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The keeper will have to figure out whether to go behind the dummy, in front of the dummy (or through the dummy) and use the appropriate leg to jump off of for maximum protecting (the knee closest to the dummy should be up for protection).

The keeper catches the ball and then throws the ball through the nearest gate.

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The keeper then quickly gets back to the center of the goal and does the same thing to the other side.

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Do this 5 times to each side.

For older keepers you can have the distribution go to the opposite gate.

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Emphasis should be made on jumping off the correct leg, catching the ball at a high point and quick and accurate distribution.

Have a great day!

Lawrence

By Lawrence Fine, Author of the FineSoccer Coaching Bible.

Runners Off of a Wall

By Lawrence Fine, Author of the FineSoccer Coaching Bible.

Welcome to the Goalkeeping Newsletter. Today’s featured activity works on runners off of a wall.

To start, have a server 25-30 yards out with a ball. There are 3 mannequins (or, if you don’t have mannequins, you can use people) making up a wall 10 yards from the ball. An attacking player is at the end of the wall and a keeper is in goal.

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We are recreating a free kick situation here so the keeper lines up prepared to deal with the free kick (direct kick).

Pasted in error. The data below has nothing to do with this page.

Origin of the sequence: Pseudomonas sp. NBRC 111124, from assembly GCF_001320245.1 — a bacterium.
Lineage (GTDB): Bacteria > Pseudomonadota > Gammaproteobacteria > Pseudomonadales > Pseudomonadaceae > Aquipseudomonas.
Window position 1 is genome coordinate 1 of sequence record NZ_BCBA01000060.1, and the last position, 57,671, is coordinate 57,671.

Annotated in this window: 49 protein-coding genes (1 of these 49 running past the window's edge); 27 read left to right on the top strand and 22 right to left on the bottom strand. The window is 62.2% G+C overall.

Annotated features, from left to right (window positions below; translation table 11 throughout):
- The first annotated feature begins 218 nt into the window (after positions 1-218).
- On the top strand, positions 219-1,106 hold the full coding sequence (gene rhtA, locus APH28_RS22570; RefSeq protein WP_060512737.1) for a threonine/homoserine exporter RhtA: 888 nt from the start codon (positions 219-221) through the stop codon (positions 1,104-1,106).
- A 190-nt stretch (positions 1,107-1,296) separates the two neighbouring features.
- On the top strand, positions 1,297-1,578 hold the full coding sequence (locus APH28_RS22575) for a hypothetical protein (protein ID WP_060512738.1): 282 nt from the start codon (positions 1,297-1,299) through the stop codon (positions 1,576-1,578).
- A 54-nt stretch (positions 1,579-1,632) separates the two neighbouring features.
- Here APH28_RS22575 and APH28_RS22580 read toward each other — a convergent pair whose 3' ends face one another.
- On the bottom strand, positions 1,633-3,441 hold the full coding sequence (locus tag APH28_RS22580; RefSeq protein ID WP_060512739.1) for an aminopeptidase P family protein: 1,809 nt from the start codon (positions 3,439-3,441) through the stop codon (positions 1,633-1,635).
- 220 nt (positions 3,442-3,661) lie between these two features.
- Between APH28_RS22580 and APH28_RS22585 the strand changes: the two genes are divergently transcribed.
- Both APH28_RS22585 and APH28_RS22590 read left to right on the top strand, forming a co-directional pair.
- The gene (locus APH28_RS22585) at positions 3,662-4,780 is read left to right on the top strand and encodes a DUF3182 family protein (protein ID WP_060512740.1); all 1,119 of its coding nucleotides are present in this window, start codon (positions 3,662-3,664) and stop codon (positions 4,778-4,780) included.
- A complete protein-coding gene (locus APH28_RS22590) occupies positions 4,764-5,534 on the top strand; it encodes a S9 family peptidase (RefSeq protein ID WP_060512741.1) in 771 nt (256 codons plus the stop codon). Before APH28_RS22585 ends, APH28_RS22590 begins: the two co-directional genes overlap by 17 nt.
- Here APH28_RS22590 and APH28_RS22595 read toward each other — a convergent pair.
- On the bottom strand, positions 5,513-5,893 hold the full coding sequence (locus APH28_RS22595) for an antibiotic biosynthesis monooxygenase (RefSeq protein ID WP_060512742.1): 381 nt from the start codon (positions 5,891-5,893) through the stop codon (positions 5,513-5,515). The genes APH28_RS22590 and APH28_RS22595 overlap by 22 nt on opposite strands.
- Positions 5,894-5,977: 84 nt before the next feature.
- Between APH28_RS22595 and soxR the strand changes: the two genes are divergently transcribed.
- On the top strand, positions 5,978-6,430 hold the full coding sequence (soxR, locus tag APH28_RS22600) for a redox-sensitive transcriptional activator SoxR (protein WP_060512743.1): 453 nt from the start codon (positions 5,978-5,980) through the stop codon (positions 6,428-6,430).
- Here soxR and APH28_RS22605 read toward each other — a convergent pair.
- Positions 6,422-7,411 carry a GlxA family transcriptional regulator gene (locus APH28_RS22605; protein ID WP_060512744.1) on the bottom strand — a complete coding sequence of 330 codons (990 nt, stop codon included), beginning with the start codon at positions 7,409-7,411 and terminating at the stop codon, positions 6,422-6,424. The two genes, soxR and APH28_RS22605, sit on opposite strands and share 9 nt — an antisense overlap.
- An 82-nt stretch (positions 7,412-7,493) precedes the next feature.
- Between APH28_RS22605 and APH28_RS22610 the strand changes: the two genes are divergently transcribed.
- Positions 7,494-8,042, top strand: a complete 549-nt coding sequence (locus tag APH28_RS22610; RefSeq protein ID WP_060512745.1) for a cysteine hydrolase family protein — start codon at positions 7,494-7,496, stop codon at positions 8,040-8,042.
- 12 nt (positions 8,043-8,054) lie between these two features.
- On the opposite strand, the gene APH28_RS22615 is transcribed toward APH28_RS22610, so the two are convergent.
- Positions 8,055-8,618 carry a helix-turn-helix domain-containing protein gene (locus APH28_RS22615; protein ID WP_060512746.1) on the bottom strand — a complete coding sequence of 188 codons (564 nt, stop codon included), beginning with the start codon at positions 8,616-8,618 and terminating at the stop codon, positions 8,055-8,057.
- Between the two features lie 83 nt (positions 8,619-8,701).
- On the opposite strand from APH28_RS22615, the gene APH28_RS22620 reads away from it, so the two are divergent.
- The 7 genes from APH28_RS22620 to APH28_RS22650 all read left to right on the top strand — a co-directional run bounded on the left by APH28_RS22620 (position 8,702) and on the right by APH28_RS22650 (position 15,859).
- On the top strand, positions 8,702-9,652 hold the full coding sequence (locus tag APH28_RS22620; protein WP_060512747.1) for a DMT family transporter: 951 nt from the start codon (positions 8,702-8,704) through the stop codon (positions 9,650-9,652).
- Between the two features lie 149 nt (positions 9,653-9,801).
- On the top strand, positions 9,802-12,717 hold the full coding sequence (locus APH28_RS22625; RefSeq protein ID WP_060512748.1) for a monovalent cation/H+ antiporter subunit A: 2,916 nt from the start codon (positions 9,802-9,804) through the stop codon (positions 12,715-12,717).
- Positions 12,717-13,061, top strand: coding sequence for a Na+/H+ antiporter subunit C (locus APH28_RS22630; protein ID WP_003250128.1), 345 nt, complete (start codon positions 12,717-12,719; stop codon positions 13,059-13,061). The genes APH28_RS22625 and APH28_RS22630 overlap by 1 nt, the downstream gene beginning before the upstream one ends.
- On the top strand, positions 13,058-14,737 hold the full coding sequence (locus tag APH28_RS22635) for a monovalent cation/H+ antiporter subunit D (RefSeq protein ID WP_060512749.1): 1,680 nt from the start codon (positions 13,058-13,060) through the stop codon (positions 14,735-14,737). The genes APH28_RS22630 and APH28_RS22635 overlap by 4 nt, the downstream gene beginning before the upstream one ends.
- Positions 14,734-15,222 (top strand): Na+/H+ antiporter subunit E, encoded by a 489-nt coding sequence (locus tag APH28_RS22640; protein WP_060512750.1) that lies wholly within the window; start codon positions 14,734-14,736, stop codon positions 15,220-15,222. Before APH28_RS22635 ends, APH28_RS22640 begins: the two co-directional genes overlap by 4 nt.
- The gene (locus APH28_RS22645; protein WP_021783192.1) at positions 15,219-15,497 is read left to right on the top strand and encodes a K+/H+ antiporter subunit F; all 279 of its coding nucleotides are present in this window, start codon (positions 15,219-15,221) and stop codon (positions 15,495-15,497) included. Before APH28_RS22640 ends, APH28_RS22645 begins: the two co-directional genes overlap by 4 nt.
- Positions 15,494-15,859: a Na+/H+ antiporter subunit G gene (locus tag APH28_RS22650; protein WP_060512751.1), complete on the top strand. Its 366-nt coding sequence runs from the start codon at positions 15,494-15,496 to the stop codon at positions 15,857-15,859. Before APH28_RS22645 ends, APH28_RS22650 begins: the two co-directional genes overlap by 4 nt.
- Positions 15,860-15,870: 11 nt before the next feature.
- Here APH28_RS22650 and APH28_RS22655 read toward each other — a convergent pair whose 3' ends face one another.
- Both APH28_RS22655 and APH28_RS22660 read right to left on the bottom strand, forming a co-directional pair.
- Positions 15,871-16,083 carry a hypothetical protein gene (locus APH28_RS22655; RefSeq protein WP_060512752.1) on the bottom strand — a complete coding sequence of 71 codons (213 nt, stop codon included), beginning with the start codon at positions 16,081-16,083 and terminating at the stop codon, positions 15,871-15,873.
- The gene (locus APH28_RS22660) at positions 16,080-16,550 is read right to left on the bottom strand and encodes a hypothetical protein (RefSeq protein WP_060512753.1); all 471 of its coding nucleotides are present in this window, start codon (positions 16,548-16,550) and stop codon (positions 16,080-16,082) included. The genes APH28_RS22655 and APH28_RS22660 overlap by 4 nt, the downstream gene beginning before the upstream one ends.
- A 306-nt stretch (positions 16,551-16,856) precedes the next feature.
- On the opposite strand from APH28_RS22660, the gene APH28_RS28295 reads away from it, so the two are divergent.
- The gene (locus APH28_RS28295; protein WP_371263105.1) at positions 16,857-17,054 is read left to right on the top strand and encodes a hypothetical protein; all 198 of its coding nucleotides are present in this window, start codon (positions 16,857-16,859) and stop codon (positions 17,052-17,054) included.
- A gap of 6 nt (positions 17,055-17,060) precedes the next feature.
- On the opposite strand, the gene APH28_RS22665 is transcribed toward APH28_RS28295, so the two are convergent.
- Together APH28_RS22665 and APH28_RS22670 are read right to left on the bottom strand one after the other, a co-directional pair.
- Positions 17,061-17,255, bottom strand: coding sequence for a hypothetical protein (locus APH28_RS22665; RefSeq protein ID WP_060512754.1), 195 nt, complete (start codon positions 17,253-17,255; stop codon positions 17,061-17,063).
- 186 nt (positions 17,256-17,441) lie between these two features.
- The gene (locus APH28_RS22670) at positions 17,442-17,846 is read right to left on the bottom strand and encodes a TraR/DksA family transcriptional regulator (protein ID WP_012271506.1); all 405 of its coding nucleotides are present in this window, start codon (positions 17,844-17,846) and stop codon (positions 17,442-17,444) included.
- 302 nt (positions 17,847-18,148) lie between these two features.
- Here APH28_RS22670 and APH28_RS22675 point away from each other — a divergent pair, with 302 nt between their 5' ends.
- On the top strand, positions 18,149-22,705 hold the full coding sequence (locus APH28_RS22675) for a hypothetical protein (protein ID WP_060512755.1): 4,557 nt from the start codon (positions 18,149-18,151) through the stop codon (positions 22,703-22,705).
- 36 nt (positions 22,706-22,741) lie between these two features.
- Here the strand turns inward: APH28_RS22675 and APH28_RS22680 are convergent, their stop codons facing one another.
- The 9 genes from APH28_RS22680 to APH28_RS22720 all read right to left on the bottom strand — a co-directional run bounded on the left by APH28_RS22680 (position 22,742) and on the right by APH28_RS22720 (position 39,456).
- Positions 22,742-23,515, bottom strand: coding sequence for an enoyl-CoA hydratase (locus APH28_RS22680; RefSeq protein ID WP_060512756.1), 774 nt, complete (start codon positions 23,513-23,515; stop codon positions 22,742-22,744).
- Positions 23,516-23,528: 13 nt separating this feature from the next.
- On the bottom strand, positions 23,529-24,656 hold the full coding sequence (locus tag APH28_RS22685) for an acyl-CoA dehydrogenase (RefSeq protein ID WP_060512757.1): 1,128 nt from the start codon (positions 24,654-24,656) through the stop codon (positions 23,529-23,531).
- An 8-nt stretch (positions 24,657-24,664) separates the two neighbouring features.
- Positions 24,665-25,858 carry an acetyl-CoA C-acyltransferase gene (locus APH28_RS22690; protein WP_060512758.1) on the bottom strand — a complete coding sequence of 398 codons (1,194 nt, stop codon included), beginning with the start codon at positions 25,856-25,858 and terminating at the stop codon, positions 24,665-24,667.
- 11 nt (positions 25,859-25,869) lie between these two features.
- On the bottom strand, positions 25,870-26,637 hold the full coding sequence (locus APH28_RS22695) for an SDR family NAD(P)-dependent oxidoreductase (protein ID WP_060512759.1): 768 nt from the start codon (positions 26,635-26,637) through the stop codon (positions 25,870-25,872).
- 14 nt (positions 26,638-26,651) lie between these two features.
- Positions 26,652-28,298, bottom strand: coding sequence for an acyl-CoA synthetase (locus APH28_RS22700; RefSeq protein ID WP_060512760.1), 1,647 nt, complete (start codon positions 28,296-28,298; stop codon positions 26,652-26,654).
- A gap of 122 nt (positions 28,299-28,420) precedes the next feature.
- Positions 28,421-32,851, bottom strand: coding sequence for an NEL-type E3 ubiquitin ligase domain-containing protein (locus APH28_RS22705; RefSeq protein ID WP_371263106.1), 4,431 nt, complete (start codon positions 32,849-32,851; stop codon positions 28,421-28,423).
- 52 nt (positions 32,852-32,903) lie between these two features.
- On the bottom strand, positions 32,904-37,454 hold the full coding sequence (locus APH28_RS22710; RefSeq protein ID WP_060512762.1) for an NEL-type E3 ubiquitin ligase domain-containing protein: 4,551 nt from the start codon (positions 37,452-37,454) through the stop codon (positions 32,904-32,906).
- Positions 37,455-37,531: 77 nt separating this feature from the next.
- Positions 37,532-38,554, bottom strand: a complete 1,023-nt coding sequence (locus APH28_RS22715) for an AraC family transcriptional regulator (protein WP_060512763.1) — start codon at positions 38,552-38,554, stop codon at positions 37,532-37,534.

The server starts by playing a ball on the ground past the player on the wall.

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The player turns and tries to get to the ball for a first time shot.

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In order to prevent this from happening the keeper has to read the situation and either win the ball or cut off the angle and pressure the shooter.

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If the keeper seems to be “cheating” by overplaying the pass, the server has the option to shoot directly on goal.

 

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It’s best to do this from different areas around the 18 and also have the player on the wall occasionally start on the other side.

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Similar to other training activities what we are trying to do here is recreate game situations so feel free to add other players into this activity, as you see fit.

Have a great day!

Lawrence

By Lawrence Fine, Author of the FineSoccer Coaching Bible.

Reaction Saves on Close Shots

By Lawrence Fine, Author of the FineSoccer Coaching Bible.

Welcome to the Goalkeeping Newsletter. Today’s featured activity works on reaction saves on close shots.

When we think about goalkeeping, and more specifically shot blocking, we think big goals and shots to the upper corners.